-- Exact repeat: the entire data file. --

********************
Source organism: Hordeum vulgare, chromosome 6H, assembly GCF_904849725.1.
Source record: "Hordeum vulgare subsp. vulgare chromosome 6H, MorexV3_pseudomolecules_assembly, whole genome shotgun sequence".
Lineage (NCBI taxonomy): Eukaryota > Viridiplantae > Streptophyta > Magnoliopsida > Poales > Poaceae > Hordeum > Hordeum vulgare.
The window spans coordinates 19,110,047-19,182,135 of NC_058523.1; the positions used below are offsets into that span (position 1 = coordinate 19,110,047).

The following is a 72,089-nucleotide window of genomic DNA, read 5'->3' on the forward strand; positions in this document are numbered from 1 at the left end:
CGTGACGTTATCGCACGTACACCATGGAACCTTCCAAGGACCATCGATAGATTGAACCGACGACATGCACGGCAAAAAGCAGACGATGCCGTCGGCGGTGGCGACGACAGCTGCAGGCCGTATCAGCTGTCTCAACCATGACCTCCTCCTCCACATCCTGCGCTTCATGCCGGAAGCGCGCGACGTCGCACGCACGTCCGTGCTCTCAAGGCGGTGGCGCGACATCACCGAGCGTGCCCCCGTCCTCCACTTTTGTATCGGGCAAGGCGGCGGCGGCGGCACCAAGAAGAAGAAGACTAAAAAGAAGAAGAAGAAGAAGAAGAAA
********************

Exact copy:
Source organism: Hordeum vulgare, chromosome 6H, assembly GCF_904849725.1.
Source record: "Hordeum vulgare subsp. vulgare chromosome 6H, MorexV3_pseudomolecules_assembly, whole genome shotgun sequence".
Lineage (NCBI taxonomy): Eukaryota > Viridiplantae > Streptophyta > Magnoliopsida > Poales > Poaceae > Hordeum > Hordeum vulgare.
The window spans coordinates 19,110,047-19,182,135 of NC_058523.1; the positions used below are offsets into that span (position 1 = coordinate 19,110,047).

The following is a 72,089-nucleotide window of genomic DNA, read 5'->3' on the forward strand; positions in this document are numbered from 1 at the left end:
CGTGACGTTATCGCACGTACACCATGGAACCTTCCAAGGACCATCGATAGATTGAACCGACGACATGCACGGCAAAAAGCAGACGATGCCGTCGGCGGTGGCGACGACAGCTGCAGGCCGTATCAGCTGTCTCAACCATGACCTCCTCCTCCACATCCTGCGCTTCATGCCGGAAGCGCGCGACGTCGCACGCACGTCCGTGCTCTCAAGGCGGTGGCGCGACATCACCGAGCGTGCCCCCGTCCTCCACTTTTGTATCGGGCAAGGCGGCGGCGGCGGCACCAAGAAGAAGAAGACTAAAAAGAAGAAGAAGAAGAAGAAGAAA